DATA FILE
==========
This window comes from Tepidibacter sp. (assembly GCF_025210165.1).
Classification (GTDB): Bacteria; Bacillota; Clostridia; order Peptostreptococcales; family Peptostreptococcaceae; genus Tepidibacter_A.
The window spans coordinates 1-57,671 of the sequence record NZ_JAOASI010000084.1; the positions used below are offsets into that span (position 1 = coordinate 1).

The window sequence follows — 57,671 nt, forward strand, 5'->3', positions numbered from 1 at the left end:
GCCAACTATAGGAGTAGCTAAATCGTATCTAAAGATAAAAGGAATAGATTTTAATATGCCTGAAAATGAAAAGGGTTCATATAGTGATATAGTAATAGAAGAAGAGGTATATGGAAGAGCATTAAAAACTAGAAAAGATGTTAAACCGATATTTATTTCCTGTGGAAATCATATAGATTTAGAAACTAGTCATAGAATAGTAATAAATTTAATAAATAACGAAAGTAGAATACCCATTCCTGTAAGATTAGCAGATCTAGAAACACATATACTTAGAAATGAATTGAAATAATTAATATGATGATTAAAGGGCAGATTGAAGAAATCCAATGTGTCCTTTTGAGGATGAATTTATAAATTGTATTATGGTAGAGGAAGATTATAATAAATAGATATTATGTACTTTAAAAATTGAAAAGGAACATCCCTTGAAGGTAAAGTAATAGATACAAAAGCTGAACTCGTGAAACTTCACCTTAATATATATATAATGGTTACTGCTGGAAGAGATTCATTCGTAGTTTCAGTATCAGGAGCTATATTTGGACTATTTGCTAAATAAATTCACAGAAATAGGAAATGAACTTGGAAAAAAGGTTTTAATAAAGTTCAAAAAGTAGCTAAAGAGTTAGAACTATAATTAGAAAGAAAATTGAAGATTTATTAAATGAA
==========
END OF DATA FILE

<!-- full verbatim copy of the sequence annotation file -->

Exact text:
This window comes from Tepidibacter sp. (assembly GCF_025210165.1).
Classification (GTDB): Bacteria; Bacillota; Clostridia; order Peptostreptococcales; family Peptostreptococcaceae; genus Tepidibacter_A.
The window spans coordinates 1-57,671 of the sequence record NZ_JAOASI010000084.1; the positions used below are offsets into that span (position 1 = coordinate 1).

The window sequence follows — 57,671 nt, forward strand, 5'->3', positions numbered from 1 at the left end:
GCCAACTATAGGAGTAGCTAAATCGTATCTAAAGATAAAAGGAATAGATTTTAATATGCCTGAAAATGAAAAGGGTTCATATAGTGATATAGTAATAGAAGAAGAGGTATATGGAAGAGCATTAAAAACTAGAAAAGATGTTAAACCGATATTTATTTCCTGTGGAAATCATATAGATTTAGAAACTAGTCATAGAATAGTAATAAATTTAATAAATAACGAAAGTAGAATACCCATTCCTGTAAGATTAGCAGATCTAGAAACACATATACTTAGAAATGAATTGAAATAATTAATATGATGATTAAAGGGCAGATTGAAGAAATCCAATGTGTCCTTTTGAGGATGAATTTATAAATTGTATTATGGTAGAGGAAGATTATAATAAATAGATATTATGTACTTTAAAAATTGAAAAGGAACATCCCTTGAAGGTAAAGTAATAGATACAAAAGCTGAACTCGTGAAACTTCACCTTAATATATATATAATGGTTACTGCTGGAAGAGATTCATTCGTAGTTTCAGTATCAGGAGCTATATTTGGACTATTTGCTAAATAAATTCACAGAAATAGGAAATGAACTTGGAAAAAAGGTTTTAATAAAGTTCAAAAAGTAGCTAAAGAGTTAGAACTATAATTAGAAAGAAAATTGAAGATTTATTAAATGAA